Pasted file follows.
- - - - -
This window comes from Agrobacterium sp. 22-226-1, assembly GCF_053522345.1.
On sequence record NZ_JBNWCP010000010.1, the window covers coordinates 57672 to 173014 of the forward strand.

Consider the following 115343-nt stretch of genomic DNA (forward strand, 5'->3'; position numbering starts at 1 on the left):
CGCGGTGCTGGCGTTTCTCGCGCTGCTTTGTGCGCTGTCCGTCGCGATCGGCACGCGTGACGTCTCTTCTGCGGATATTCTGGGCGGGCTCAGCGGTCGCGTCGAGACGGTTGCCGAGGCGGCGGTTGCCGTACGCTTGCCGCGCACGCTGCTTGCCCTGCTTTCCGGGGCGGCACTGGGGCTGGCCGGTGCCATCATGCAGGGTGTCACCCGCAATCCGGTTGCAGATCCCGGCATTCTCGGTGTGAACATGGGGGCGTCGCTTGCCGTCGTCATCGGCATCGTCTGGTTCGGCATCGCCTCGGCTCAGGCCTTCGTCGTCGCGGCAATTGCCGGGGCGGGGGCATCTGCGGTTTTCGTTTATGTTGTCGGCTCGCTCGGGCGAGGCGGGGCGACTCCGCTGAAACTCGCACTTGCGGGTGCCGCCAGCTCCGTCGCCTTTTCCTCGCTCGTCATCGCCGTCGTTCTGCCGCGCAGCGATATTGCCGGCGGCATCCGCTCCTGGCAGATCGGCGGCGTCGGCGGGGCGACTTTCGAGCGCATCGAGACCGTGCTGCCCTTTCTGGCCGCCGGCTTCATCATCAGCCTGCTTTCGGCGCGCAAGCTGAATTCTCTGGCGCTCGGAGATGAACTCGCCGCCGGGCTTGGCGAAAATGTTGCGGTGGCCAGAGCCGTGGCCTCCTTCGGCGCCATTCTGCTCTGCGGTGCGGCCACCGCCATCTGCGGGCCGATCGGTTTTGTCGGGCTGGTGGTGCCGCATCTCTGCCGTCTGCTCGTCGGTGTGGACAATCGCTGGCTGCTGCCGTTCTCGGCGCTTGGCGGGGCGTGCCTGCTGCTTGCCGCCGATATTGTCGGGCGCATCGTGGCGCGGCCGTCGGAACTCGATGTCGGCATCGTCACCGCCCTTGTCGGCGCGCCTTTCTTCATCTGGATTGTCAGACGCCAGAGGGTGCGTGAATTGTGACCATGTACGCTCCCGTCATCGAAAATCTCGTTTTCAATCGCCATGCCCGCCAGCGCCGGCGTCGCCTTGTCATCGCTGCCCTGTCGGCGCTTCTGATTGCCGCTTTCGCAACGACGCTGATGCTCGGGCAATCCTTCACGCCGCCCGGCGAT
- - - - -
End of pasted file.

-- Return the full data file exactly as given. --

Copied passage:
This window comes from Agrobacterium sp. 22-226-1, assembly GCF_053522345.1.
On sequence record NZ_JBNWCP010000010.1, the window covers coordinates 57672 to 173014 of the forward strand.

Consider the following 115343-nt stretch of genomic DNA (forward strand, 5'->3'; position numbering starts at 1 on the left):
CGCGGTGCTGGCGTTTCTCGCGCTGCTTTGTGCGCTGTCCGTCGCGATCGGCACGCGTGACGTCTCTTCTGCGGATATTCTGGGCGGGCTCAGCGGTCGCGTCGAGACGGTTGCCGAGGCGGCGGTTGCCGTACGCTTGCCGCGCACGCTGCTTGCCCTGCTTTCCGGGGCGGCACTGGGGCTGGCCGGTGCCATCATGCAGGGTGTCACCCGCAATCCGGTTGCAGATCCCGGCATTCTCGGTGTGAACATGGGGGCGTCGCTTGCCGTCGTCATCGGCATCGTCTGGTTCGGCATCGCCTCGGCTCAGGCCTTCGTCGTCGCGGCAATTGCCGGGGCGGGGGCATCTGCGGTTTTCGTTTATGTTGTCGGCTCGCTCGGGCGAGGCGGGGCGACTCCGCTGAAACTCGCACTTGCGGGTGCCGCCAGCTCCGTCGCCTTTTCCTCGCTCGTCATCGCCGTCGTTCTGCCGCGCAGCGATATTGCCGGCGGCATCCGCTCCTGGCAGATCGGCGGCGTCGGCGGGGCGACTTTCGAGCGCATCGAGACCGTGCTGCCCTTTCTGGCCGCCGGCTTCATCATCAGCCTGCTTTCGGCGCGCAAGCTGAATTCTCTGGCGCTCGGAGATGAACTCGCCGCCGGGCTTGGCGAAAATGTTGCGGTGGCCAGAGCCGTGGCCTCCTTCGGCGCCATTCTGCTCTGCGGTGCGGCCACCGCCATCTGCGGGCCGATCGGTTTTGTCGGGCTGGTGGTGCCGCATCTCTGCCGTCTGCTCGTCGGTGTGGACAATCGCTGGCTGCTGCCGTTCTCGGCGCTTGGCGGGGCGTGCCTGCTGCTTGCCGCCGATATTGTCGGGCGCATCGTGGCGCGGCCGTCGGAACTCGATGTCGGCATCGTCACCGCCCTTGTCGGCGCGCCTTTCTTCATCTGGATTGTCAGACGCCAGAGGGTGCGTGAATTGTGACCATGTACGCTCCCGTCATCGAAAATCTCGTTTTCAATCGCCATGCCCGCCAGCGCCGGCGTCGCCTTGTCATCGCTGCCCTGTCGGCGCTTCTGATTGCCGCTTTCGCAACGACGCTGATGCTCGGGCAATCCTTCACGCCGCCCGGCGAT